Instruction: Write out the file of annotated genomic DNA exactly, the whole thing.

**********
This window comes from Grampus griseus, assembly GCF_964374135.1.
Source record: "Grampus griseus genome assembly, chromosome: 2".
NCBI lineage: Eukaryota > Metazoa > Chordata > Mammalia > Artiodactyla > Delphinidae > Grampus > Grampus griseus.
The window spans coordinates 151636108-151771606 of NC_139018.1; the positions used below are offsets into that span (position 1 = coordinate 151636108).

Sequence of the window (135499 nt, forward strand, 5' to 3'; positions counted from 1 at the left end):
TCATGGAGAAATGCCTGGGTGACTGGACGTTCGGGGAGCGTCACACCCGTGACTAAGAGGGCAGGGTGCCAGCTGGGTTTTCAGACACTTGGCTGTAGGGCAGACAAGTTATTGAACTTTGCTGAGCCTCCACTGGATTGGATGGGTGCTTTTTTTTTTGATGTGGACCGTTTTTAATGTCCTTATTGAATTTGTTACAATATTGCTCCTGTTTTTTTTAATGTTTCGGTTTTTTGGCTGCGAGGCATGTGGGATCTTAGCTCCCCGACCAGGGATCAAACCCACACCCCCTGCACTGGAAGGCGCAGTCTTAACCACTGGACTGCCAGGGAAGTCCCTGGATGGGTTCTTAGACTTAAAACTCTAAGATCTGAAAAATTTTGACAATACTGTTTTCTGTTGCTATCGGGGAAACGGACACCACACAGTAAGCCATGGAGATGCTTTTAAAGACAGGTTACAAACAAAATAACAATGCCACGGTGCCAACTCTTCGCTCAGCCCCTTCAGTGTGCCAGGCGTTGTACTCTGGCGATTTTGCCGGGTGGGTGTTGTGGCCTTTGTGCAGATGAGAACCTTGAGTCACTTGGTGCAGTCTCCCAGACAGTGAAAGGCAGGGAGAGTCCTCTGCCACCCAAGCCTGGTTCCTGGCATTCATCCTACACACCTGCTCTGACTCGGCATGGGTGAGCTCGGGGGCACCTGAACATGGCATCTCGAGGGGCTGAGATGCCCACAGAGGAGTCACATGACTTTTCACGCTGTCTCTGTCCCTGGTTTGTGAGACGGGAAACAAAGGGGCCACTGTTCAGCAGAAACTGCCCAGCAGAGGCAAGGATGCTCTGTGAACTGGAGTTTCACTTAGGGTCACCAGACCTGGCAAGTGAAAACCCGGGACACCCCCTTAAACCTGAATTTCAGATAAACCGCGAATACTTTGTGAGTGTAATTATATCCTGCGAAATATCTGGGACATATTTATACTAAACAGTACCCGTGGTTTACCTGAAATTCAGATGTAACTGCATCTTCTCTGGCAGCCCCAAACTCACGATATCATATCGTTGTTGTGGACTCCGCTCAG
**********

This window comes from Grampus griseus, assembly GCF_964374135.1.
Source record: "Grampus griseus genome assembly, chromosome: 2".
NCBI lineage: Eukaryota > Metazoa > Chordata > Mammalia > Artiodactyla > Delphinidae > Grampus > Grampus griseus.
The window spans coordinates 151636108-151771606 of NC_139018.1; the positions used below are offsets into that span (position 1 = coordinate 151636108).

Sequence of the window (135499 nt, forward strand, 5' to 3'; positions counted from 1 at the left end):
TCATGGAGAAATGCCTGGGTGACTGGACGTTCGGGGAGCGTCACACCCGTGACTAAGAGGGCAGGGTGCCAGCTGGGTTTTCAGACACTTGGCTGTAGGGCAGACAAGTTATTGAACTTTGCTGAGCCTCCACTGGATTGGATGGGTGCTTTTTTTTTTGATGTGGACCGTTTTTAATGTCCTTATTGAATTTGTTACAATATTGCTCCTGTTTTTTTTAATGTTTCGGTTTTTTGGCTGCGAGGCATGTGGGATCTTAGCTCCCCGACCAGGGATCAAACCCACACCCCCTGCACTGGAAGGCGCAGTCTTAACCACTGGACTGCCAGGGAAGTCCCTGGATGGGTTCTTAGACTTAAAACTCTAAGATCTGAAAAATTTTGACAATACTGTTTTCTGTTGCTATCGGGGAAACGGACACCACACAGTAAGCCATGGAGATGCTTTTAAAGACAGGTTACAAACAAAATAACAATGCCACGGTGCCAACTCTTCGCTCAGCCCCTTCAGTGTGCCAGGCGTTGTACTCTGGCGATTTTGCCGGGTGGGTGTTGTGGCCTTTGTGCAGATGAGAACCTTGAGTCACTTGGTGCAGTCTCCCAGACAGTGAAAGGCAGGGAGAGTCCTCTGCCACCCAAGCCTGGTTCCTGGCATTCATCCTACACACCTGCTCTGACTCGGCATGGGTGAGCTCGGGGGCACCTGAACATGGCATCTCGAGGGGCTGAGATGCCCACAGAGGAGTCACATGACTTTTCACGCTGTCTCTGTCCCTGGTTTGTGAGACGGGAAACAAAGGGGCCACTGTTCAGCAGAAACTGCCCAGCAGAGGCAAGGATGCTCTGTGAACTGGAGTTTCACTTAGGGTCACCAGACCTGGCAAGTGAAAACCCGGGACACCCCCTTAAACCTGAATTTCAGATAAACCGCGAATACTTTGTGAGTGTAATTATATCCTGCGAAATATCTGGGACATATTTATACTAAACAGTACCCGTGGTTTACCTGAAATTCAGATGTAACTGCATCTTCTCTGGCAGCCCCAAACTCACGATATCATATCGTTGTTGTGGACTCCGCTCAG